First Democratic Party Primary, December 7, 1963
|Gillis William Long||137,778||15.20%|
|Robert F. Kennon||127,870||14.11%|
|Shelby M. Jackson||103,949||11.47%|
|Louis J. Michot||37,463||4.13%|
|Addison Roswell Thompson||3,343||0.37%|
Just as in his previous two gubernatorial elections, Morrison found the bulk of his support in New Orleans and South Louisiana. McKeithen's strong support in North Louisiana earned him a place in the runoff. Gillis Long did well in South Louisiana, but the presence of so many strong North Louisiana candidates denied him a significant base of support in that region.
The fifth-place candidate, Shelby Jackson, drew conservative and segregationist votes from Kennon and therefore worked to deny Kennon the a place in the runoff against Morrison. Even if half of Jackson's votes had otherwise gone to Kennon, then Kennon, and not McKeithen, would have faced the runoff with Morrison. Jackson's supporters were also believed in many cases to have been previous backers of the 1959 segregationist gubernatorial hopeful, William M. Rainach of Claiborne Parish.
Second Democratic Party Primary, January 11, 1964
McKeithen won 44 of 64 parishes, including every North Louisiana parish. Avoyelles waw the most northerly parish to support Morrison. McKeithen's geographic support was strikingly similar to Jimmie Davis' in the 1960 runoff; he won every Davis parish except one.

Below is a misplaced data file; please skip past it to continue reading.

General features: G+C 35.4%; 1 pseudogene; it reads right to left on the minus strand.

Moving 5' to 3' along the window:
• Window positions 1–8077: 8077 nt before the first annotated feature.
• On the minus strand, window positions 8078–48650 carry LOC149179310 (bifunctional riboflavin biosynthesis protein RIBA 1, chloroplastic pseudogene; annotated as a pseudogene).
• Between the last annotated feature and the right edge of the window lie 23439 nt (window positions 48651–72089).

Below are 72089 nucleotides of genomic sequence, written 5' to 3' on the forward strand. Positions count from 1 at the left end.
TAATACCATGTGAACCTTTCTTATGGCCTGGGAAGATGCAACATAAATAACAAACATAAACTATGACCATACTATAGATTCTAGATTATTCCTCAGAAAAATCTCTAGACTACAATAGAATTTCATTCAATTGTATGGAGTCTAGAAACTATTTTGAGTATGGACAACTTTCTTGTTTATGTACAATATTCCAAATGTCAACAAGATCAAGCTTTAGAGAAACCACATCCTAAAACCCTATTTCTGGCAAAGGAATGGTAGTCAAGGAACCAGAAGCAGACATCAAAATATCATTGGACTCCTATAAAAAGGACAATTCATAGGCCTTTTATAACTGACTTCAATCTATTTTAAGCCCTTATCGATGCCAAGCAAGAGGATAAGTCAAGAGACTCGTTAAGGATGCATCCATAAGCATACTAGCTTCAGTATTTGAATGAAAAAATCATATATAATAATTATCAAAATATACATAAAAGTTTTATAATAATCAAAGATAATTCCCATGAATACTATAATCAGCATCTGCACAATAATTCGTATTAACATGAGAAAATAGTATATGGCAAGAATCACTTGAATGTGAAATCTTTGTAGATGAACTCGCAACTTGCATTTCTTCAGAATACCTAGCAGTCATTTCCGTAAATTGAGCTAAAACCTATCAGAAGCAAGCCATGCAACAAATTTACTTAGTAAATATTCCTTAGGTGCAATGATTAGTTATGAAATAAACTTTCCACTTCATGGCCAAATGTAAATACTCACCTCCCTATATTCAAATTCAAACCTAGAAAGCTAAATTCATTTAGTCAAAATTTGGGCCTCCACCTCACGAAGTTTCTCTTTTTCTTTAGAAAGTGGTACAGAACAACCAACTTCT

General Election, March 3, 1964
|Thomas S. Williams||States' Rights Party of Louisiana||6048||1.78%|
McKeithen overcame the conservative Republican Charlton Lyons, a Shreveport oilman, in the first seriously contested Louisiana gubernatorial general election since Reconstruction. McKeithen defeated Lyons, 469,589 (60.7 percent) to 297,753 (37.5 percent); another 1.8 percent went to the States Rights Party nominee. McKeithen seemed bitter that he had to face a strong Republican candidate after struggling through two hard-fought Democratic primaries.
No Republican ran for lieutenant governor against Aycock.
Significance of the election
From Reconstruction until the 1964 election, Louisiana's Republican Party (United States) had been virtually nonexistent in terms of electoral support. This meant that the two Democratic Party primaries were generally the real contest over who would be governor. In this election, however, the Republican made an unprecedented strong showing in the general election, winning 37.5% of the vote.
1959–60 gubernatorial election
|Louisiana gubernatorial elections||Succeeded by|
1967 gubernatorial election
Louisiana Secretary of State. Primary Election Returns, 1960, 1964
Howard, Perry H. Political Tendencies in Louisiana. LSU Press, 1971.
Jeansonne, Glenn. "DeLesseps Morrison: Why He Couldn't Become Governor of Louisiana." Louisiana History 14, 1973.
Public Affairs Research Council of Louisiana, executive director Edward J. Steimel. Voter's Guide to the 1963–1964 Elections